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Panthers snap 10-game losing streak and get first win in the Rhule era against the Chargers

By Zach Goins

AP Photo/Alex Gallardo

September 27, 2020

For the first time in 329 days, the Carolina Panthers won a football game. Sunday’s 22-16 victory over the Chargers delivered head coach Matt Rhule the first victory of his young NFL career, and allowed fans across the Carolinas to breathe a much-needed sigh of relief.

“I was proud. I was really excited for those guys,” Rhule said following the victory. “You know, they play hard, and at the end, they found a way to make it happen. It wasn’t some magical call. It was an ugly win, but it was a win nonetheless.”

With star running back Christian McCaffrey sidelined due to a high ankle sprain, questions surrounded how the Panthers would produce points in Los Angeles, but the answer came in the form of kicker Joey Slye. The offense may have been underwhelming, but the defense forced three turnovers and Slye’s right leg delivered five field goals to lead Carolina to victory.

“Coach Rhule was trusting me in every spot that we had,” Slye said. “They put their hands up for the field goal, I’m just going out and locking in and going. That was kind of my only mindset today.”

Here are some takeaways from Sunday’s win:

The Thieves strike early

After failing to force any turnovers in their first five quarters this season, the Panthers defense finally began to turn the tide with two against the Bucs last week. That streak continued into Sunday’s game against the Chargers, as Carolina forced three first-half turnovers. 

The turnover party began when defensive end Brian Burns made his way into the backfield and recorded a strip-sack on quarterback Justin Herbert to set up Carolina deep in Los Angeles territory. 

“Going into this week, the preparation was get after the quarterback, get after the quarterback, perfect our moves,” Burns said. “Honestly, my mindset on that strip-sack was run, but Shaq Thompson yelled behind me, ‘Pass, pass, play action!’ I pinned my ears back and I went, so I give all credit to him.”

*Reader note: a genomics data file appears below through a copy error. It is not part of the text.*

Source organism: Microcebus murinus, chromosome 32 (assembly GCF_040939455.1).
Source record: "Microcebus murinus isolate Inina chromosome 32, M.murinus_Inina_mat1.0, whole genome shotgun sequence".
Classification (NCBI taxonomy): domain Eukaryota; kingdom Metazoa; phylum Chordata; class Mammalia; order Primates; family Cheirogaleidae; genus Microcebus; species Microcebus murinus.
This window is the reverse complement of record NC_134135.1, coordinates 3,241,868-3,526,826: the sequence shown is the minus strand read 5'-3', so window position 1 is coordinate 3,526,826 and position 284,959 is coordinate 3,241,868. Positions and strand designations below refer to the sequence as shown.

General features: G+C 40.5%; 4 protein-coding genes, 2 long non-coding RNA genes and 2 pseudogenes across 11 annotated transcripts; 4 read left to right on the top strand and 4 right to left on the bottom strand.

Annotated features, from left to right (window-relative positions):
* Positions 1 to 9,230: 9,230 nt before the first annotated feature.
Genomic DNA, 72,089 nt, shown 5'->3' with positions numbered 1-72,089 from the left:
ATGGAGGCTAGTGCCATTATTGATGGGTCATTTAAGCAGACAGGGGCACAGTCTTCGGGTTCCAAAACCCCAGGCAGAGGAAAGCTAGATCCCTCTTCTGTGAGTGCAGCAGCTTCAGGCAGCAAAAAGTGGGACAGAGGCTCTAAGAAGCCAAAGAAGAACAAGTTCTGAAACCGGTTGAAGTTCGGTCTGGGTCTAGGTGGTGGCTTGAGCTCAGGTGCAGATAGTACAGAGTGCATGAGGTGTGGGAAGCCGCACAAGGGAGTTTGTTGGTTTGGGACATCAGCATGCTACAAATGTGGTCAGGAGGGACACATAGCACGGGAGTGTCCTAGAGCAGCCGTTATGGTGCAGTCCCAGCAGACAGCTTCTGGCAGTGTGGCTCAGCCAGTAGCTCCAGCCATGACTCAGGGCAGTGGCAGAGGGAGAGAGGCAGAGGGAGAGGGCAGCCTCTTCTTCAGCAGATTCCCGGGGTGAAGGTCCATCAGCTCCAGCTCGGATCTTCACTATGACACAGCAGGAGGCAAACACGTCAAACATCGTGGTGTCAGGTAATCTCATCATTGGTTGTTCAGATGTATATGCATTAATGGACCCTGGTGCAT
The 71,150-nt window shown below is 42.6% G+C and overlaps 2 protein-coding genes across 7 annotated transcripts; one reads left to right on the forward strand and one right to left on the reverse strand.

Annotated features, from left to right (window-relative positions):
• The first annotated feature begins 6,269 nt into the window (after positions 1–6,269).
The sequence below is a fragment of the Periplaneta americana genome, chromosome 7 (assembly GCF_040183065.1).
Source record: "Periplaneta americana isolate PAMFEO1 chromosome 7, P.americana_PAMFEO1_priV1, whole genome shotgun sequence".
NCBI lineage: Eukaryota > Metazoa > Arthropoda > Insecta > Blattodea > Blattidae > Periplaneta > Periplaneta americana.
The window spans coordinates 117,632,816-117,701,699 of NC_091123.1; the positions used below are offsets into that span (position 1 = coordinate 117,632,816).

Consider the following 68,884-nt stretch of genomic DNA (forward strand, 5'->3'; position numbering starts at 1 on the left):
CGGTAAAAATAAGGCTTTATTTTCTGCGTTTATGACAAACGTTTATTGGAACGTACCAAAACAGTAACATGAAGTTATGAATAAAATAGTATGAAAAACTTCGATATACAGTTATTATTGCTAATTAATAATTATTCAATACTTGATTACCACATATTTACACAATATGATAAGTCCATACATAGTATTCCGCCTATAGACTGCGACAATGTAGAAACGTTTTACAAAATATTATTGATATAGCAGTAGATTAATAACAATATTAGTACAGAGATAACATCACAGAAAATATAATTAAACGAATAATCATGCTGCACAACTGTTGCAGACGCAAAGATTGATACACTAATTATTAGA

In the second quarter, linebacker Shaq Thompson punched the ball away from Chargers’ running back Joshua Kelley, then just before halftime cornerback Donte Jackson intercepted a Herbert pass and returned it 66 yards to the 8-yard-line. The interception marked Jackson’s second in as many weeks.

The turnovers proved critical to helping the Panthers build their first-half lead, as the Chargers managed to move the ball fairly well, but ultimately could not maintain possession and produce points. 

Offensive failures in the red zone

Thanks to all those turnovers, the Panthers’ offense was blessed with excellent starting field position throughout the first half. Unfortunately, though, the unit was rarely able to convert touchdowns.

“I said that this week, I said, ‘Hey, the game’s going to come down to our ability in the red zone. They’re a bend but don’t break (team),’” Rhule said of the Chargers defense. “We did not execute it at the level we want.”

After punting on their opening possession, the Panthers settled for field goals on each of their next three drives, despite moving the ball inside the Chargers’ 15-yard-line each time. What appeared to be a well-oiled machine on offense seemed to hit a brick wall each time it entered the red zone. 

Late in the second quarter it looked like the Panthers would be settling for another three points after stalling in the red zone as kicker Joey Slye knocked through another field goal. However, an illegal formation penalty on the Chargers gave Carolina new life on offense– one play later, the Panthers were finally in the end zone thanks to a 13-yard pass from quarterback Teddy Bridgewater to running back Mike Davis.